I will be addressing the question "Is there an Outside to Capital?" - which is also the tentative title of my presentation. The presentation takes off from the recent intense and violent struggles against the acquisition of land for industry and is posed against the backdrop of heightened twenty-first century anxieties of corporations and governments regarding 'underground' [informal] economies. Recent writing in India has focused once again on the 'universal' history of capital - based on the model of primitive accumulation. Even the more interesting and unconventional theorizations like those of Kalyan Sanyal do not question this. There has been, in the past, an argument by important scholars like Partha Chatterjee and Sudipta Kaviraj that is based on the alternative model of the passive revolution - one that skirts the standard story of the violent decimation of agriculture. Both, however, are still based in some sense on the teleology of capital.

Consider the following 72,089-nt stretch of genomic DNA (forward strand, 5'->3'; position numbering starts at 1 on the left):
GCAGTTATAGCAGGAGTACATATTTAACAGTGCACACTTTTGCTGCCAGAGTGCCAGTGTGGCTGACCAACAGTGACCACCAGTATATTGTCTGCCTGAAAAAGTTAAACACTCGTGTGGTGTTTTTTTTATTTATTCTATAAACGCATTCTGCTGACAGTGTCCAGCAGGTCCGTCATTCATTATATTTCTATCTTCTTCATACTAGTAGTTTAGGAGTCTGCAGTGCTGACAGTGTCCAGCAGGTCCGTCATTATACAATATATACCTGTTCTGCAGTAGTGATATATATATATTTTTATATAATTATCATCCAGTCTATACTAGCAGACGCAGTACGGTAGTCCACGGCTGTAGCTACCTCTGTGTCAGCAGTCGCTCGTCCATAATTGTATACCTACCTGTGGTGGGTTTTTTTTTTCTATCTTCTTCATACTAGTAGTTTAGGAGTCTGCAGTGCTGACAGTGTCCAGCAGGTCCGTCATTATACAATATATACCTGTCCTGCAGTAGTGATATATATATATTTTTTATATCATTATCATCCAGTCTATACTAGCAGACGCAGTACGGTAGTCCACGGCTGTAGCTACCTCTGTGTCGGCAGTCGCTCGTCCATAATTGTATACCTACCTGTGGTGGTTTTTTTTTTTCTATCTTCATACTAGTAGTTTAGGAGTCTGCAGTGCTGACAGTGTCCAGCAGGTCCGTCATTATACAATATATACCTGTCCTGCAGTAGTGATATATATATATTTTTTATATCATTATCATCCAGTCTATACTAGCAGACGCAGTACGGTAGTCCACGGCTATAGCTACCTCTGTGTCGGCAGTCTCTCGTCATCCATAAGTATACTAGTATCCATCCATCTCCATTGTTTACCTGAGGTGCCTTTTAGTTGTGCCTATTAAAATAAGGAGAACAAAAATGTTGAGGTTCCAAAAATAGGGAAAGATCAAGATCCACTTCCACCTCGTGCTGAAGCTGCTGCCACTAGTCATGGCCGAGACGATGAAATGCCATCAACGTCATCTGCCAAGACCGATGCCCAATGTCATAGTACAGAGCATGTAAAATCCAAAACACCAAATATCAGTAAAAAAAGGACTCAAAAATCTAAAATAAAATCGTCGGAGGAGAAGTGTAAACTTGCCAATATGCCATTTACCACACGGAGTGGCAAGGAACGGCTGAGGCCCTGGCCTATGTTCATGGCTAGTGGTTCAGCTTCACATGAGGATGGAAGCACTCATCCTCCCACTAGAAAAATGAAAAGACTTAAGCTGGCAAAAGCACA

As against this, I argue, partly along with Sanyal but also against him (and the more recent writings by Chatterjee) that there is indeed another story possible - one that is indicated by the history of postcolonial societies like India, but also other parts of Asia and Africa. Against this background I discuss the so-called 'informal sector'/ underground economy in India in particular as a way of retelling the story of capital and what I believe is its colossal failure to take hold over most of the world.

Kalyan Sanyal: University of Calcutta : “Exclusionary growth and cultural dualism in contemporary India”